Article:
No Machine Leg Workouts for Beginners, Intermediates and Advanced Lifters

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Leg training is tough; you either love it or loath it. Let’s face it, whatever camp you belong to it’s tough to get under the squat bar week after week and get down to business. It’s not easy or everyone would be doing it. That’s right, these days you’re more apt to find someone curling in the squat rack instead of squatting.

So, we have the squatters and the “I’m-not-into-leg-training” crowds, but you may actually fall into a third camp instead relegating your leg training to mostly machines. You may rely on the leg press, squat machine and Smith machine in hopes to grow a bigger lower body.

Related: Leg Workouts for Mass: The 5/10/15 Method

Now, there’s nothing innately wrong with throwing in a few machines here or there to round-out a well thought-out plan for training legs but too much machinery can stifle progress. If you are one of the unlucky who struggle to pack on lower body beef you may need a new approach. You may need to ditch the levers, sleds and railing and adopt a machine-free workout plan for a while.

The advantages of free weights vs. machines

Box jumpsMachines have their place in training. They can help with work-arounds during times of injury, help finish off a body part and help older individuals learn and perform resistance training when balance and coordination are an issue. But if you’re reading this you are more than likely a young, able-bodied individual with the capacity to work harder, smarter and who likes a new challenge or two.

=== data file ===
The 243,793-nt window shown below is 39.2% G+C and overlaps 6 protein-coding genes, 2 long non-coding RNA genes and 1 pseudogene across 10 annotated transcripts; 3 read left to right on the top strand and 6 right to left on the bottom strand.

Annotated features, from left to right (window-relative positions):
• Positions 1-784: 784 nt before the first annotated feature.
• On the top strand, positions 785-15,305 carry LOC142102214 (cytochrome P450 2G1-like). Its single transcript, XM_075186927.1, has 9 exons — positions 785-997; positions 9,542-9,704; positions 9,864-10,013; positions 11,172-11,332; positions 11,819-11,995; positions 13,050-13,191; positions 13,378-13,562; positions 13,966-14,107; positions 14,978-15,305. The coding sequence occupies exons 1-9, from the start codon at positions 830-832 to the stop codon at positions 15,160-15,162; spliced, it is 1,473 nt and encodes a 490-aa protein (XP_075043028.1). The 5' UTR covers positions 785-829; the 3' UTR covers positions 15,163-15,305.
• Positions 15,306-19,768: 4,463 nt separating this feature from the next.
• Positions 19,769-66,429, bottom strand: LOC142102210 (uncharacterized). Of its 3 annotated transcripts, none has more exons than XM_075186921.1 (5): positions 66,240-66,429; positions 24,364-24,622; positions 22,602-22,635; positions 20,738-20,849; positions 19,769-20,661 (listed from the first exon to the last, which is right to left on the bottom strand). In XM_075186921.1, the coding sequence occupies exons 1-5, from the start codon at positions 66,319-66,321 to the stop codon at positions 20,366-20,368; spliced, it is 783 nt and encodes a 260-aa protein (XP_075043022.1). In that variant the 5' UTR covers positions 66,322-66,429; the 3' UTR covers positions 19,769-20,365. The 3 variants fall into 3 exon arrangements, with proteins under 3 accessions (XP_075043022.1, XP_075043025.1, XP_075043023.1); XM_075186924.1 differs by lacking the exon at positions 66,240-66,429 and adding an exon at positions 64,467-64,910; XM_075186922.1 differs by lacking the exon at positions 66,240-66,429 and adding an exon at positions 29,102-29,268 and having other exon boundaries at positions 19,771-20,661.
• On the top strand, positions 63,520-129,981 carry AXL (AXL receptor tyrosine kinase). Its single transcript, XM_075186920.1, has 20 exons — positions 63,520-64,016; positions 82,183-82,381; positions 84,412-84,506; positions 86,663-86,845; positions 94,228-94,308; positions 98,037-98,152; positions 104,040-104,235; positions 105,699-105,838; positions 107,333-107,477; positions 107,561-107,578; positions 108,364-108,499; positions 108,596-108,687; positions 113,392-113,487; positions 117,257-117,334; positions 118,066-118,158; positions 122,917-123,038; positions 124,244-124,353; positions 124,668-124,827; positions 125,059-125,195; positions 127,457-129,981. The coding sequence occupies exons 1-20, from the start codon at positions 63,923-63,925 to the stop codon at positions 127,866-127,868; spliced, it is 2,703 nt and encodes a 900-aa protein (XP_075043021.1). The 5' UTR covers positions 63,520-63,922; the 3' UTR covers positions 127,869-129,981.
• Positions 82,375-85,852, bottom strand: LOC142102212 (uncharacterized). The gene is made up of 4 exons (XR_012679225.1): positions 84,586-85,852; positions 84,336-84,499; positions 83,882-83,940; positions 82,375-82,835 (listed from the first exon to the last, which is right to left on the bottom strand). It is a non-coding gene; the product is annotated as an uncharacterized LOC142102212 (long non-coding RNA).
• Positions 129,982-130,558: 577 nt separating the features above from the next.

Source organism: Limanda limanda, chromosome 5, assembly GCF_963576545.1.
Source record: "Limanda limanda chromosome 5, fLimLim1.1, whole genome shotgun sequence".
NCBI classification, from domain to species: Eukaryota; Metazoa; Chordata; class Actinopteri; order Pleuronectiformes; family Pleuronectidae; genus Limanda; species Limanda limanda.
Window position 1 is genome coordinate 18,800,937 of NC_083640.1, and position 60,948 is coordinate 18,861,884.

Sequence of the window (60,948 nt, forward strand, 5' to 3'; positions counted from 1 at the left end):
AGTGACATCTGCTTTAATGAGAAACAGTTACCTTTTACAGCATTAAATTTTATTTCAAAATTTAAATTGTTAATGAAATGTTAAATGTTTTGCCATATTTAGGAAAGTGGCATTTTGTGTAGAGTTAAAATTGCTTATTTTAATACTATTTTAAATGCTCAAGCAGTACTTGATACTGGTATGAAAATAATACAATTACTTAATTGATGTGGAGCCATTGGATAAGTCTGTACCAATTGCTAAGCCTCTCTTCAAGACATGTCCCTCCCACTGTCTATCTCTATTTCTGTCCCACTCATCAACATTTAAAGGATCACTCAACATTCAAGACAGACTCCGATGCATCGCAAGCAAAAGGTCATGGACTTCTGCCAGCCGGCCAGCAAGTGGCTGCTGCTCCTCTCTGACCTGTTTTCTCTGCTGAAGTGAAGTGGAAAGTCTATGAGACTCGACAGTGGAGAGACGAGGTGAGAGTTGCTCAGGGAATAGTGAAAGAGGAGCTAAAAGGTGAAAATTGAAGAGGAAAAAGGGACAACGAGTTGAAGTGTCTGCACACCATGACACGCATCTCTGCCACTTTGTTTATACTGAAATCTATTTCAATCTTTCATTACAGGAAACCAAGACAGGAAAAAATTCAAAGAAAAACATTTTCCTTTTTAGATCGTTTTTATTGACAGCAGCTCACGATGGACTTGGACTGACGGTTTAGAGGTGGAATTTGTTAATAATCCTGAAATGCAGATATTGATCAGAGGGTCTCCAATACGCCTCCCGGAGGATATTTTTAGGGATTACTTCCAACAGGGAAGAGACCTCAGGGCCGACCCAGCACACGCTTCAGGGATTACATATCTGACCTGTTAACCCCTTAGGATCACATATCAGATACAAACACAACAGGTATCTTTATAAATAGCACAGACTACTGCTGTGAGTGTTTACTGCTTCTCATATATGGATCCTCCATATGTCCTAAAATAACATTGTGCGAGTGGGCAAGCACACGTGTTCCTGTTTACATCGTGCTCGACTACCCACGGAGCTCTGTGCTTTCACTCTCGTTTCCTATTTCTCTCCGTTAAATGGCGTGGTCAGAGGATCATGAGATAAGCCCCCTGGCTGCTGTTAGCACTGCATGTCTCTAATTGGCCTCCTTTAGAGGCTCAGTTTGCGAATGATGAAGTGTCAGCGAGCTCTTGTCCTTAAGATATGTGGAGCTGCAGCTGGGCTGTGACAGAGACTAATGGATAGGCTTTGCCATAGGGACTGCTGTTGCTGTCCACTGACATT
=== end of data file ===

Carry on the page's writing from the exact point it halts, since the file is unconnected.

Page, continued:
Below are 5 quick advantages free weights for leg training has over machines.

Advantage #1 – Freedom

During a natural leg movement (namely squats) your hips need freedom to move forward and back. Most machines will stabilize your hips and fix them in a stationary positon. This may not be a big deal to many who can effectively perform leg presses or other machine exercises but for many, hip mobility is necessary for progress and avoiding hip, knee and back strain.

Advantage #2 – Variation

Free weights allow for more variety with each exercise. Take the traditional squat, for example. You have the availability of back squats, front squats, goblet squats, sumo squats, Bulgarian split squats and other forms of single-leg squats just to name a few. Sure, machines will allow for different foot placements but not much else.

Advantage #3 – Fit

Machines were designed with the average build in mind. Yes, many do have adjustments to fit different heights and limb lengths but only to a certain, limiting extent. Some are just not meant for shorter or taller individuals while some are simply stifling contraptions guaranteed to stress joints.

Advantage #4 – Availability